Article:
5) The Police. Um… ’cause I like them a lot. Like, a whole lot. Every Breath You Take, Stand Don’t So Close to Me, and Message In a Bottle. So good.
6) Linkin Park. I love that achingly great scream that Chester Bennington could wallop out and sustain — beautiful rage. Mr. Bennington’s suicide still rankles, the pain like rocks getting crushed within my rib cage. Specifically, two songs: “Bleed it Out” and “Road Untraveled” — I claim them as my spirit songs.
6a) The Scorpions, and
6b) Whitesnake. I had a lot of anger issues when I was a teenager, most of them were held in check thanks to Tae Kwon Do, but listening to hard rock was a pleasure and, like a valve, a release. Also, my love for hard rock ballads sustained me through heartbreaks, loneliness and absurdness that is adolescence.
7) The Crooners: Frank Sinatra/Dean Martin/Elvis Presley/Sammy Davis Jr./Mel Torme. These people knew how to belt out a song. It was both the songs they sang and how they sang them. They are timeless and classic to me for good reasons.
8) k.d. lang. I was living in Wyoming at the time, and when I heard k.d. lang’s voice, my world came together like it does when I hear rain. I never cared for country music, but when I listened to Ms. lang’s album, Absolute Torch and Twang, I believed in something supernatural, a god, if you will, because her voice didn’t seem of this earth. It seemed like a gift she received, and then she worked on it until it was perfect. When, years later, she came out with another album of torch songs, again I felt that all was right with the world because her voice is ideal for them.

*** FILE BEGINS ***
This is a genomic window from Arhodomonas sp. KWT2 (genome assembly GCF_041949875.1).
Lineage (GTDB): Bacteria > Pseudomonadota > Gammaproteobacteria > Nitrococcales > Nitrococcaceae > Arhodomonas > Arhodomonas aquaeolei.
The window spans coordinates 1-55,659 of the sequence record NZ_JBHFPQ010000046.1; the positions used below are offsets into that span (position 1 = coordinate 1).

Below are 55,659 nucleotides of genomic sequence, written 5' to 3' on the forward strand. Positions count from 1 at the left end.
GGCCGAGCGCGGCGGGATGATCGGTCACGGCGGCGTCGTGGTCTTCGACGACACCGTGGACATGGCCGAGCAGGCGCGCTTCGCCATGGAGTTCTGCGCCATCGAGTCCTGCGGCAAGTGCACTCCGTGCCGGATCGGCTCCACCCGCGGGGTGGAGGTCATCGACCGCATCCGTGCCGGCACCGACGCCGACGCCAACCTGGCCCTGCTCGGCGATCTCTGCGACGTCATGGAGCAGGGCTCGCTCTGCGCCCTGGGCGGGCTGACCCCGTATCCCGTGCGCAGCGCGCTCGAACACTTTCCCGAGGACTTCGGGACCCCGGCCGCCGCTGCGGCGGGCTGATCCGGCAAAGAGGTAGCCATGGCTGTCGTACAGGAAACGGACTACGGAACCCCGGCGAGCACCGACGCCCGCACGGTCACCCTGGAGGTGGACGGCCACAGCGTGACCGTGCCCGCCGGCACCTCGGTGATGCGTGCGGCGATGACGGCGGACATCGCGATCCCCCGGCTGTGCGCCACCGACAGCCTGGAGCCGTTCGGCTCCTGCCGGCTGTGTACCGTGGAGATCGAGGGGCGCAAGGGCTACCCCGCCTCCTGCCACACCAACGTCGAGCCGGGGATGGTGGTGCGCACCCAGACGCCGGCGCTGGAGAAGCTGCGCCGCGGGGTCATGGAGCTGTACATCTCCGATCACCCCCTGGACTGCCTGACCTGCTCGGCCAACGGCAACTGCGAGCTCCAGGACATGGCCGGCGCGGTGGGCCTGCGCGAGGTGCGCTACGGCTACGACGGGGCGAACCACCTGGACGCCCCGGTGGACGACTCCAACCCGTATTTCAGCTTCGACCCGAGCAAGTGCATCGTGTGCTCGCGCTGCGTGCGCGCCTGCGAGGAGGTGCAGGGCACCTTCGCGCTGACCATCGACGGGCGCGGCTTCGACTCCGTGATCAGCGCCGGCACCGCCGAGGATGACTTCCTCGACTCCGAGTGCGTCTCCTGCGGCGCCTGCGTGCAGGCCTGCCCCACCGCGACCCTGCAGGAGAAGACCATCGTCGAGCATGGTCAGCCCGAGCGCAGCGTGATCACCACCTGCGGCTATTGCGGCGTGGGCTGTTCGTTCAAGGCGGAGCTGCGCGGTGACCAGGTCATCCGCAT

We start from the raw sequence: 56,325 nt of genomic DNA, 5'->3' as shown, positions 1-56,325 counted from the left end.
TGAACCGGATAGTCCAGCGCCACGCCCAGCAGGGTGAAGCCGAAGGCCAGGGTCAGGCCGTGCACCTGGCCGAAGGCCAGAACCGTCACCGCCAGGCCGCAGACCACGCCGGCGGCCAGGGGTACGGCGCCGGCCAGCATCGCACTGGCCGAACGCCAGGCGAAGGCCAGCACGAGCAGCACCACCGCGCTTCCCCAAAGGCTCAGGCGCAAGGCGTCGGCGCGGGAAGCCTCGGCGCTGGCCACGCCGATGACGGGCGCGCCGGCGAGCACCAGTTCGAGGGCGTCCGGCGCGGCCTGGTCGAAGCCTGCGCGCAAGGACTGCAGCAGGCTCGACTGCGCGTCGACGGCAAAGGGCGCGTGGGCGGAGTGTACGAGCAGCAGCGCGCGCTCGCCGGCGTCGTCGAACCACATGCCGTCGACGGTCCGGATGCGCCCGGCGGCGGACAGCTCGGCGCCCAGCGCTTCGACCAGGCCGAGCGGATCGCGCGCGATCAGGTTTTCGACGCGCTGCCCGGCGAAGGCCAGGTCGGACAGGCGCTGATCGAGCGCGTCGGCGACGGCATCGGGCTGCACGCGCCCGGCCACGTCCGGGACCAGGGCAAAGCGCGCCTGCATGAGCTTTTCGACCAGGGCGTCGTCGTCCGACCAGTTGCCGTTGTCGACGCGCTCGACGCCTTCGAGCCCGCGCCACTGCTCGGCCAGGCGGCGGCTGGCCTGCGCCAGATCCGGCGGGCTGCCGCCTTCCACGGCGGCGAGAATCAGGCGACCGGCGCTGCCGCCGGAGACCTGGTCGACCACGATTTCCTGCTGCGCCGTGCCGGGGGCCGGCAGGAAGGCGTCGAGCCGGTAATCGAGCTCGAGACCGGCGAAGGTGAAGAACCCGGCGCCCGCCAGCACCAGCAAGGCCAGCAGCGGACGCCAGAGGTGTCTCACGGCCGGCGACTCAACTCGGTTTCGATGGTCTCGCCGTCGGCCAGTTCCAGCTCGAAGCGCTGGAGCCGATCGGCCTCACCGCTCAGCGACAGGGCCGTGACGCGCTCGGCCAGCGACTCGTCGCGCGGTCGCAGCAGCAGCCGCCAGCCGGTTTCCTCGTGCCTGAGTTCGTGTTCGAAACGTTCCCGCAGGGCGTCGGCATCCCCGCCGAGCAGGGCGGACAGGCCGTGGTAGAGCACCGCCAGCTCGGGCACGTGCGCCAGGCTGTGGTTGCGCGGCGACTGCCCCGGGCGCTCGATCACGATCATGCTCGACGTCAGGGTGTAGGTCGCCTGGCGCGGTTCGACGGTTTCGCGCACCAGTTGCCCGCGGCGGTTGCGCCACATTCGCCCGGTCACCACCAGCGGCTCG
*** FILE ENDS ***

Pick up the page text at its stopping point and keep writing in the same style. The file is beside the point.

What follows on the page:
9) Tina Turner. She is energy and beauty and truth. Ms. Turner’s songs always seemed “earned” to me, like she worked damn hard and still managed to make it seem fun.
9a) Aretha Franklin. Queen of Soul. ‘Nuff said.
10) Johnny Cash/Willie Nelson. Once, in high school, I heard a girl say, “Willie’s my man,” when talking about the singer/songwriter. I completely dug her. I would only add that Johnny and Willie are my men. I meant what I said about not caring for country music — but these men didn’t sing country, they sang American songs.
As I finish writing this, I thought up of many, many more, but honestly, if I don’t leave something off, there will be nothing to upset that “What about X?! person” Most depressingly, I wrote this fast and not so furious, using the word “perfection” instead of picking out adjectives that are far more descriptive and precise. To be fair, I’m not a music writer, but I am a writer, and I am ashamed of my laziness. In part, I don’t think I love any unusual or different artists — my top collection seems mundane to me — my path through the musical woods is well-paved and much traveled.
However, if you’re up to some wonderful articles about music, please check out Bonnie Barton’s writings. From time to time I like to take a break, go to her posts and just breathe through some of the songs. Thank you, Bonnie and thank you, Jon.